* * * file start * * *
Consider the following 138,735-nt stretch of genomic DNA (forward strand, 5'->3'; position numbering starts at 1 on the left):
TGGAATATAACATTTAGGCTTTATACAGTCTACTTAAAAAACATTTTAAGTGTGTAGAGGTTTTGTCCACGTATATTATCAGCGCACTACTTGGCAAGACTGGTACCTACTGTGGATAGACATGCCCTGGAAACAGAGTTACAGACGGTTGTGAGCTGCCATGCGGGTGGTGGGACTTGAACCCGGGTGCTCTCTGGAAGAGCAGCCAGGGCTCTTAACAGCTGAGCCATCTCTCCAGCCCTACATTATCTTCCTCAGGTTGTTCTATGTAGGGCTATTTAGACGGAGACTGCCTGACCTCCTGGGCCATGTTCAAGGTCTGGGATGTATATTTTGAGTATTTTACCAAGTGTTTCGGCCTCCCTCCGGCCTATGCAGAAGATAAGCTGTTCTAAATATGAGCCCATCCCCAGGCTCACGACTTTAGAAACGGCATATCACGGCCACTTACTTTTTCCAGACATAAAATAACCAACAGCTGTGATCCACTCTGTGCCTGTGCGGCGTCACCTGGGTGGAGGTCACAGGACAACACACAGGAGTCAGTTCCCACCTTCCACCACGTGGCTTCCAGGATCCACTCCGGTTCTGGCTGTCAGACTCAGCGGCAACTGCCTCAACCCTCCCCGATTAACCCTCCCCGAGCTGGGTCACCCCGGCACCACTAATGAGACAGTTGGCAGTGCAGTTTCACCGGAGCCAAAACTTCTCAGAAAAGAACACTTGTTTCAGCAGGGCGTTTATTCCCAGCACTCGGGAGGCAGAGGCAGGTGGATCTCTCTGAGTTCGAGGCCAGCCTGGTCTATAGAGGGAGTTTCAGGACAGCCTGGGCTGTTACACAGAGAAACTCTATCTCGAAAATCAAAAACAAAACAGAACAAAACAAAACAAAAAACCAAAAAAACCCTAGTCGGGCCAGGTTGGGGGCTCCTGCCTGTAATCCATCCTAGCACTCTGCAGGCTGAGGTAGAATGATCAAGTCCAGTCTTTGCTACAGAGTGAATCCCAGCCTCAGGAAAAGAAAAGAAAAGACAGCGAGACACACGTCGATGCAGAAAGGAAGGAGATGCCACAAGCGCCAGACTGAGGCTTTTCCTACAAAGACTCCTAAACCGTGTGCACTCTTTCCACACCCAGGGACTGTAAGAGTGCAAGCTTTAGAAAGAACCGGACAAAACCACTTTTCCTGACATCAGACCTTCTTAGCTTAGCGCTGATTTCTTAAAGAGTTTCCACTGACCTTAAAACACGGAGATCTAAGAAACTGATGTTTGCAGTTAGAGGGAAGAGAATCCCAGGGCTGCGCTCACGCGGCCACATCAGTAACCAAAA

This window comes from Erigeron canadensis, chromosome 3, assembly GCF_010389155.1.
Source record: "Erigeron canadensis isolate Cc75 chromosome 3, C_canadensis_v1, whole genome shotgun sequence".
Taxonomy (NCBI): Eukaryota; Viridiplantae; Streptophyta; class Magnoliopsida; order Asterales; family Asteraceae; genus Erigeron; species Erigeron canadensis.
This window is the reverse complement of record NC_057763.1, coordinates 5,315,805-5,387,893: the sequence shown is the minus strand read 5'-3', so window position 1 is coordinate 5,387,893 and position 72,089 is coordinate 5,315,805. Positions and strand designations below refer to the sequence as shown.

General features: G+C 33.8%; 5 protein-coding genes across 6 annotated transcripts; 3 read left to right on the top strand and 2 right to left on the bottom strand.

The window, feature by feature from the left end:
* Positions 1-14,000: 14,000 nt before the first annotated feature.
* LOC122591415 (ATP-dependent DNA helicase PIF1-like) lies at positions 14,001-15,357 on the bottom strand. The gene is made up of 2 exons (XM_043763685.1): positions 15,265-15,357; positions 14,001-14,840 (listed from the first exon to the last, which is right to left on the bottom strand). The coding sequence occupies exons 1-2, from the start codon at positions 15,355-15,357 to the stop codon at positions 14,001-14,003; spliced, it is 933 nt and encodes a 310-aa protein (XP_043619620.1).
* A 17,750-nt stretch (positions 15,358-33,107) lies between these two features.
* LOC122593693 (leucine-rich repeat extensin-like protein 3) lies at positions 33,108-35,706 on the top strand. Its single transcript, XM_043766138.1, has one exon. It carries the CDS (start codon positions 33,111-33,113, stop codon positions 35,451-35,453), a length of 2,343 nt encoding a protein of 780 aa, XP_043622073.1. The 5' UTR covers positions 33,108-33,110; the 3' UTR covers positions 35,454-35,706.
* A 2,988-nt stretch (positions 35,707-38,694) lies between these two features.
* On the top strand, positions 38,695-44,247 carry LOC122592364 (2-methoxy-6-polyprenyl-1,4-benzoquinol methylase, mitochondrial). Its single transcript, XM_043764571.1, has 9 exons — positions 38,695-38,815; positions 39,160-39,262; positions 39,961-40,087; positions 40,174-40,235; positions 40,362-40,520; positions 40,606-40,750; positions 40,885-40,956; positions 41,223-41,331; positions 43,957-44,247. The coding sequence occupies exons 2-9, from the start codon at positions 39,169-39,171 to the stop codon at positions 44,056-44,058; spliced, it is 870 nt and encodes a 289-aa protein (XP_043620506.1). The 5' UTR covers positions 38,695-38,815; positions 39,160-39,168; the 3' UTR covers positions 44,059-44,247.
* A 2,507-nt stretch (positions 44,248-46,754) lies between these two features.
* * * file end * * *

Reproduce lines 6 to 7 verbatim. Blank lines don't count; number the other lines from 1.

This window is the reverse complement of record NC_057763.1, coordinates 5,315,805-5,387,893: the sequence shown is the minus strand read 5'-3', so window position 1 is coordinate 5,387,893 and position 72,089 is coordinate 5,315,805. Positions and strand designations below refer to the sequence as shown.

General features: G+C 33.8%; 5 protein-coding genes across 6 annotated transcripts; 3 read left to right on the top strand and 2 right to left on the bottom strand.